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Zero Trust Relies on Teamwork, Federal Cyber Leaders Say

Health and civilian agencies highlighted communication and collaboration when implementing zero trust strategies.

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Zero Trust Relies on Teamwork, Federal Cyber Leaders Say
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As federal agencies implement their zero trust strategies, federal cyber leaders say they must rely on each other to identify best use cases and methods.

Security leaders at NASA, the Department of Energy (DOE), and the Department of Health and Human Services (HHS) said communication across all sectors is essential to achieve successful implementation of zero trust.

There has been a recent moment of realization for agencies to work across service lines, said NASA Enterprise Cybersecurity Architect Mark Stanley during the 2023 ATARC Zero Trust Summit Thursday.

Since the Biden administration’s January 2022 zero trust memo outlining metrics for agencies to hit by the end of fiscal year 2024, NASA tech leaders dedicated resources to eliminate communication barriers once they realized communication was their biggest challenge to implementing zero trust.

“So that we can achieve what zero trust is trying to help us do, which is better understand our networks, better defend our networks, to share information, safely and securely,” Stanley said. “Those are huge for NASA.”

Jodi Kouts, the senior advisor for policy at DOE, said her agency is also making communication a priority.

At DOE, software supply chain security helps to enable zero trust implementation and ultimately protect credentials and user identities. Following the high-profile SolarWinds and Log4Shell cyber incidents, the Consumer Financial Protection Bureau (CFPB) and the Department of Education also made zero trust a top priority.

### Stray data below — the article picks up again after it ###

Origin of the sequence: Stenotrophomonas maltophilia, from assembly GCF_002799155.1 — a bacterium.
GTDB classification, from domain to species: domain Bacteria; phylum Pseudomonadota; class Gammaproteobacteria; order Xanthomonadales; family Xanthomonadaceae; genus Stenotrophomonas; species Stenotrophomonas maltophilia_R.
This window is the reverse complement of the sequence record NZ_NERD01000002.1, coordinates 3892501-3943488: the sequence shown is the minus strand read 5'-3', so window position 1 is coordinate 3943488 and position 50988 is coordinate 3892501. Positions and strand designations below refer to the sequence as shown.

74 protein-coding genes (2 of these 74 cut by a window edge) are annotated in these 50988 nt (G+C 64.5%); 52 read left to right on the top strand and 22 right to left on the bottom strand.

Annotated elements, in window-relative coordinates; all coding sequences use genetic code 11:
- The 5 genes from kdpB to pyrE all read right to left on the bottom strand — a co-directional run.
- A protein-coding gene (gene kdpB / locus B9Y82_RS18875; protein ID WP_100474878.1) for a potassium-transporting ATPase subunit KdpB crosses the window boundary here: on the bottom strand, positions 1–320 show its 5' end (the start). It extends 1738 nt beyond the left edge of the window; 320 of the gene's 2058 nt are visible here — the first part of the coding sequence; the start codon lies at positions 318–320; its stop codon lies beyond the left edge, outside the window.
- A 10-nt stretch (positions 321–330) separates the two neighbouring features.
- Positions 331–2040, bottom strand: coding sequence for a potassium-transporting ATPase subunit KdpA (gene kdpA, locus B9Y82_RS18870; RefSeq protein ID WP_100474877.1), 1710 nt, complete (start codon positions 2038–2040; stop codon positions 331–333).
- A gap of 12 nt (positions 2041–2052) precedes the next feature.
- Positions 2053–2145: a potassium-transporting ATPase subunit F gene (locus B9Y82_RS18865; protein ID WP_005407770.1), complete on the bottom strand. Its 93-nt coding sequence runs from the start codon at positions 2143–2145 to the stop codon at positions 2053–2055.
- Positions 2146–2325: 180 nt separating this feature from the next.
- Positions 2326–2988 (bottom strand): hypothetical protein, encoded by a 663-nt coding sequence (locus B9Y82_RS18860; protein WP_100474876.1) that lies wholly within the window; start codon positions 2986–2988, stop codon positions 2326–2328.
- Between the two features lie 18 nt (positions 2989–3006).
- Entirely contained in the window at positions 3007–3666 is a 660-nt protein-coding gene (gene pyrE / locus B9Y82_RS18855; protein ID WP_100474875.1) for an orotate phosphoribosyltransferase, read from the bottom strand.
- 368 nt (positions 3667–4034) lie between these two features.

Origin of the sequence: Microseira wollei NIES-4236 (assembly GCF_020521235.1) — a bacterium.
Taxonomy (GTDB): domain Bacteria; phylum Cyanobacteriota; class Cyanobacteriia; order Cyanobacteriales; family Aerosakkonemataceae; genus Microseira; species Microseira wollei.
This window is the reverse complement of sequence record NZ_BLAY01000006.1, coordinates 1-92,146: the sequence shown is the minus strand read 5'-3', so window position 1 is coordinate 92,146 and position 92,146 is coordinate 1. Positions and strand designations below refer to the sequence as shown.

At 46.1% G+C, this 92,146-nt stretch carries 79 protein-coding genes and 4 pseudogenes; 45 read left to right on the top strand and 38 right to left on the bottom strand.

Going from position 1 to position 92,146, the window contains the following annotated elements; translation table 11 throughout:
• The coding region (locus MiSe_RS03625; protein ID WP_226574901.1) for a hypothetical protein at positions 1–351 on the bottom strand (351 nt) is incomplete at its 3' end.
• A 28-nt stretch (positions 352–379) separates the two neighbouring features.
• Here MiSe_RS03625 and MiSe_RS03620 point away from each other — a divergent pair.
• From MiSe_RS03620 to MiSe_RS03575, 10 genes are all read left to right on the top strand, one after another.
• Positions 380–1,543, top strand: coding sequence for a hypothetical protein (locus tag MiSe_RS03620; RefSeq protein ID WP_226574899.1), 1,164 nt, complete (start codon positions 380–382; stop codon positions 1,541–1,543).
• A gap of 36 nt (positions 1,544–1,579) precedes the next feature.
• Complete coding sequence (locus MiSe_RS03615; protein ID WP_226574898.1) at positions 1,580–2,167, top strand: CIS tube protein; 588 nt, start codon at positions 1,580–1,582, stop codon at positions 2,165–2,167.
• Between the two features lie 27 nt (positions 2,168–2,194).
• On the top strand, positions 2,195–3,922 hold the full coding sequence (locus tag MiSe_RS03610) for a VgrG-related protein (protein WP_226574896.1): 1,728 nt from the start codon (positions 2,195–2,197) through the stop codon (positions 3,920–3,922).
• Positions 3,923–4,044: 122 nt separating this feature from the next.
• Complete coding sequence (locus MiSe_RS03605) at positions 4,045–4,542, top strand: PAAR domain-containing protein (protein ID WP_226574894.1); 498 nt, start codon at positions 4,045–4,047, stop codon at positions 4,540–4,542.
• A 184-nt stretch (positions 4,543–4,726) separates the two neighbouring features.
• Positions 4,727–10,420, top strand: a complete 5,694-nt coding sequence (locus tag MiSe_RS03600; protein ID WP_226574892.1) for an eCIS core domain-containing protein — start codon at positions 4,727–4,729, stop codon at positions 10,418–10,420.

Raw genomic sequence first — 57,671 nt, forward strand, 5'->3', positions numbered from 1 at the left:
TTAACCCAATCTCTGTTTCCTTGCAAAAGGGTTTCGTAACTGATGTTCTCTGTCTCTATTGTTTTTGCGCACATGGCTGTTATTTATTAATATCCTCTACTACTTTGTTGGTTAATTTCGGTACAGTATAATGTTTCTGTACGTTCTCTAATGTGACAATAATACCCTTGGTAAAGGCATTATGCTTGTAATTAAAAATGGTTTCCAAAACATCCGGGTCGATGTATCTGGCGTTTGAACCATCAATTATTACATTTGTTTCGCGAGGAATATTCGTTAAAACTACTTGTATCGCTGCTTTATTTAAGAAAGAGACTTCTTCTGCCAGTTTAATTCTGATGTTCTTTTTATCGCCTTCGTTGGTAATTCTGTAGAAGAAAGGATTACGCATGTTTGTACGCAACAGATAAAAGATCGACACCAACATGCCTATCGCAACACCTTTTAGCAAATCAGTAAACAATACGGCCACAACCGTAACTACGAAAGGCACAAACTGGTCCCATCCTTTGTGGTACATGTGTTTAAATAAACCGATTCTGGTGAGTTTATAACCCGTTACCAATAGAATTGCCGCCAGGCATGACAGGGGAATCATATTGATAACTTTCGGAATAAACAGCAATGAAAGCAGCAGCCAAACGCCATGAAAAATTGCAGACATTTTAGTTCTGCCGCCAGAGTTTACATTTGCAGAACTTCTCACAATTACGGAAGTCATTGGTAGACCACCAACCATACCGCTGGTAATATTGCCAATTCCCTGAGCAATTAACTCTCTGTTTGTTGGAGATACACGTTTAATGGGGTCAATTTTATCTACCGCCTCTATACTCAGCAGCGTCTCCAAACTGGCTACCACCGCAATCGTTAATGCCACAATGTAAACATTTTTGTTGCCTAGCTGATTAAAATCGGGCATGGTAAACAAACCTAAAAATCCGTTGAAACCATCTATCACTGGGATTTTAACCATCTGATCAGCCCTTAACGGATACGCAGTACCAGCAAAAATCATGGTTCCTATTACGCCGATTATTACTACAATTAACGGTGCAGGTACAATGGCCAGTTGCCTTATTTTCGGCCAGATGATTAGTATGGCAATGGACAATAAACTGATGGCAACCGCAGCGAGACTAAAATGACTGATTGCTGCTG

“One of the things that we realized is that we have to increase our collaboration. We have to communicate, we have to share some common guidance and common goals,” Kouts said. “And it’s very important for us to leverage those lessons, learn, adopt, to the extent possible, sometimes technologies across the enterprise in order to ensure that we have that interoperability.”

HHS leaders noted zero trust is a necessity to execute the mission. Recently, the department noticed benefits from zero trust around fraud prevention and creating more robust user profiles.

“I’m all about the secure execution of the mission. Cybersecurity doesn’t exist for its own purposes, it’s to facilitate the organization in advancing the ball through deliberate services for the American people, or whatever those missionaries are,” said Conrad Bovell, branch chief of cybersecurity advisory and strategy at HHS’s Office of Information Security.

Cross-platform communication will prevent federal sectors from experiencing repeated challenges, Bovell added.

“The joy, the new experience, when you recognize that there’s a specific area that is causing you to have considerable amount of pain because budgeting, technology, resources that you have or are not there, and you’re trying to figure out what in the world am I going to be able to do — because I don’t want to just have conversation with 18 vendors on their products, their individual products, and then all of a sudden you’re sitting in the discussions; now we’re introduced to an organization that is mature in that particular territory, and they’re explaining to you the challenges that they have,” Bovell said.

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